It's Showtime!

The first exhibition game is always the furthest from real football that a team will play all year. So who has a chance to help himself the most Saturday when the Cowboys meet the San Diego Chargers?

Sure starters will play very little, and superstars often don't play at all. Given their choice, coaches and general managers (not to mention check-signing owners) would play fewer exhibition games than they do, for fear of having players get hurt. But since that never will happen – the NFL makes money even when stadiums are virtually empty at these games, because most teams require their season ticket holders to purchase preseason game tickets, too – coaches protect their biggest stars by sitting them out.

When the stars sit, however, that means playing time for the guys on the bubble, players who desperately want to catch the eye of Wade Phillips and his staff. So who has a chance to help himself the most Saturday when the Cowboys meet the San Diego Chargers?

JAMES MARTEN: The Cowboys might have the best starting offensive line in football, but the depth behind the first five is shaky, at best. There are several backups – Marten, Doug Free, Pat McQuistan, Joe Berger – the team is hoping emerge as quality players, but Marten has the best chance to emerge. McQuistan has shown the most of the group, but Marten is listed at second-team left guard, and if there's a starting offensive lineman who might be replaced, it's left guard Kyle Kosier. Chances are, that won't happen – Kosier certainly isn't a liability – but the rest of the Dallas linemen are often dominant. Flozell Adams, Andre Gurode and Leonard Davis all went to Hawaii for the Pro Bowl, and many feel right tackle Marc Colombo could have earned a bid as well. But even if he doesn't unseat Kosier, Marten has to prove his worth. He was taken in the second round of the draft last year – 67th overall – and needs to start pushing for more playing time.

ISAIAH STANBACK AND DANNY AMENDOLA: The team has one great wide receiver in Terrell Owens, a prototypical third receiver in Patrick Crayton and a couple of big, young athletic targets in Sam Hurd and Miles Austin, but so far, their biggest contributions have come on special teams. But there's at the second starting receiver spot across from Owens. Crayton has sort of adopted the No. 2 role by default, but he's better suited as a No 3.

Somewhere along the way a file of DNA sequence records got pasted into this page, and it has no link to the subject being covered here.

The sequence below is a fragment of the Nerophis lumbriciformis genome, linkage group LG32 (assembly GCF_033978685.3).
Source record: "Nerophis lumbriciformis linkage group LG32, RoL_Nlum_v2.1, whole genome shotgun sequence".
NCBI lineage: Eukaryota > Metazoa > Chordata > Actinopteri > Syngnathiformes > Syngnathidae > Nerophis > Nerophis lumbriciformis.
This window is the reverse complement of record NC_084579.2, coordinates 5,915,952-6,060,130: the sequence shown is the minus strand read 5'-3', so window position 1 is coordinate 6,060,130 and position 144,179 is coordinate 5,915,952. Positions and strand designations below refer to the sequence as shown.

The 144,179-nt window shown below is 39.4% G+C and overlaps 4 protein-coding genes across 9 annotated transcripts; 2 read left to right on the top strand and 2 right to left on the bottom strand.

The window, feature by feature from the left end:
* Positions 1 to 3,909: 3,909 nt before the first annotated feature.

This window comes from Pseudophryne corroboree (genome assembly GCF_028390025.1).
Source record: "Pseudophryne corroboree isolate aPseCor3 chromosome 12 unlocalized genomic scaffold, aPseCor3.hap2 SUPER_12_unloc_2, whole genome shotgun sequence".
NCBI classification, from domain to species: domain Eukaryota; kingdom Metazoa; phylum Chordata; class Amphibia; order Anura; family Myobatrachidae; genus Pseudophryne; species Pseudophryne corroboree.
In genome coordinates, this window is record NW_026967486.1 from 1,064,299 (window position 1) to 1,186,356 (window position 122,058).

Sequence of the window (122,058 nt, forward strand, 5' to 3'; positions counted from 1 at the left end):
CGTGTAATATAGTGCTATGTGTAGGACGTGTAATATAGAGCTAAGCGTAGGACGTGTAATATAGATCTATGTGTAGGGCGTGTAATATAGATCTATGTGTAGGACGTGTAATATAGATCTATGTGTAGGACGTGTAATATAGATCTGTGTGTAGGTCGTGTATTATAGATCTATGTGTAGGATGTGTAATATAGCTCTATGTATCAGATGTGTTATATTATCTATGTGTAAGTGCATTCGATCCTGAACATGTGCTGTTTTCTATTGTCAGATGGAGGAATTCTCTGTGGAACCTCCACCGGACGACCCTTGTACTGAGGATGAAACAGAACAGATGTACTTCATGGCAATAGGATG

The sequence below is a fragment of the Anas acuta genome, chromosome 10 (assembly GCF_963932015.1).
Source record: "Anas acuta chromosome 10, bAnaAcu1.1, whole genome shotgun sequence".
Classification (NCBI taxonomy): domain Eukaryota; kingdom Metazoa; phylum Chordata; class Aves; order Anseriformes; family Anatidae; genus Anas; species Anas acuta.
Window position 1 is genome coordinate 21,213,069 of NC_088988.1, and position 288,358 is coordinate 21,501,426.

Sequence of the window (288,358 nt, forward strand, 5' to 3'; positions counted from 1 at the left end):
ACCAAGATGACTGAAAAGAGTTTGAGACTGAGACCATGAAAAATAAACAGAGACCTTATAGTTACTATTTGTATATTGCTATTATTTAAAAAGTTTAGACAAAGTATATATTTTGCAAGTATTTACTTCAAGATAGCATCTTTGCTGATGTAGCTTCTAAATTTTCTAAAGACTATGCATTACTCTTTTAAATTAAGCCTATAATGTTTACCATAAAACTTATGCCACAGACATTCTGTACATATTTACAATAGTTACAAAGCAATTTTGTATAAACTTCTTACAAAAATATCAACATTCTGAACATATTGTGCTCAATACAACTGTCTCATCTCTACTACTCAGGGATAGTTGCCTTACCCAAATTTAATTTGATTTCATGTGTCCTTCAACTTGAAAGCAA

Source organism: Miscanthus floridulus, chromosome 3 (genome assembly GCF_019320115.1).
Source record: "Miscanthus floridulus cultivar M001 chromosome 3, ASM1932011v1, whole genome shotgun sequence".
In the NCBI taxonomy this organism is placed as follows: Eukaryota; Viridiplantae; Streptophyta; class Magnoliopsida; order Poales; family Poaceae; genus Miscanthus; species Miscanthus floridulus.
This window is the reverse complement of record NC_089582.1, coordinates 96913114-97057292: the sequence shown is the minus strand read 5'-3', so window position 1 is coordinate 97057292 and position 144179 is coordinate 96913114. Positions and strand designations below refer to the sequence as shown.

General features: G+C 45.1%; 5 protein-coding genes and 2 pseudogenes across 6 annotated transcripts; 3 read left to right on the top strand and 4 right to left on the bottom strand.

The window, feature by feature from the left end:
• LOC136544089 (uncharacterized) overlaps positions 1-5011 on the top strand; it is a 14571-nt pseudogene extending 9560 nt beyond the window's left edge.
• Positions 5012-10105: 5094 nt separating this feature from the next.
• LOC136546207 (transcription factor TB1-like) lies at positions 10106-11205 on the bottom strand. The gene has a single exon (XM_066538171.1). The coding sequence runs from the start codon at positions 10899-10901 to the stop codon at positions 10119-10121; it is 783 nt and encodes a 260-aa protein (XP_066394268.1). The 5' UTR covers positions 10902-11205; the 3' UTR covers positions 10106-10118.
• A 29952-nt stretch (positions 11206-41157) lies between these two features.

When they drafted Stanback, the Cowboys were enamored with his size (6-2, 208) and speed, but moreso by his overall athleticism and open-field running ability. Stanback has improved his route-running exponentially this spring and summer, and has shown flashes of becoming the receiver the team envisioned when drafting him. Amendola, on the other hand, has emerged as the guy who can't be ignored in camp: he's too small and some say not fast enough, but the guy catches everything near him and runs impeccable routes.

If the Cowboys keep five receivers instead of six, Amendola and Stanback might well be battling for the final playoff spot. The Chargers likely won't play their starting defensive backs very long, but they have a lot of defensive talent, and even their backups can provide a good test for Stanback and Amendola.

JAY RATLIFF: He might be Wade Phillips' favorite player, and he has a chance to send shockwaves through the defense. He's big enough to play inside but quick enough to play outside, and if he shows he can do both – and he has been impressive throughout the offseason, mini-camps and the first part of training camp – it will allow the Cowboys an added measure of flexibility. Ratliff could play inside, between Chris Canty and Marcus Spears, or he could slip outside to either defensive end spot, allowing Tank Johnson to anchor the line of scrimmage from the nose tackle spot. In addition, if an injury should occur at another position – and the Cowboys' training camp has been blissfully injury-free thus far – his flexibility could allow the team to make a roster move to acquire a player at another position because of his versatility.

BRAD JOHNSON: Does he still have it? Hard to say. But he needs to prove he does, and he needs to prove it soon. Supporters point to the fact that he's big, strong, smart, competitive, has been through it all, etc. Detractors point to the fact that he's entering his 17th NFL season and doesn't have quite the same zip on his fastball he once had. Could he hold a clipboard all year and watch Tony Romo play 16 games? Sure, but so could the rest of us. He has to show that if some sort of injury brings down Romo, he still can do the job.

Brett Favre's trade to the Jets might have been just the first move in a chain of events involving quarterbacks changing addresses. As soon as they acquired Favre, the Jets cut longtime starter Chad Pennington. He'll land somewhere, which would lead to another out-of-work quarterback. Some think Pennington will land in Miami … in which case, does Josh McCown become expendable? Tampa Bay seemingly has half of its roster spots locked up in quarterbacks, the most likely of whom to leave is ex-Texas Longhorn Chris Simms. He's just as big and strong and tough (ever play with a ruptured spleen? Simms did) as Johnson, and a lot younger. Daunte Culpepper is still out there. Other veterans will get cut in favor of cheaper, younger options.

The coaches know Johnson's skills. But he has to show – starting Saturday night – that those skills haven't waned.

CowboysHQ Top Stories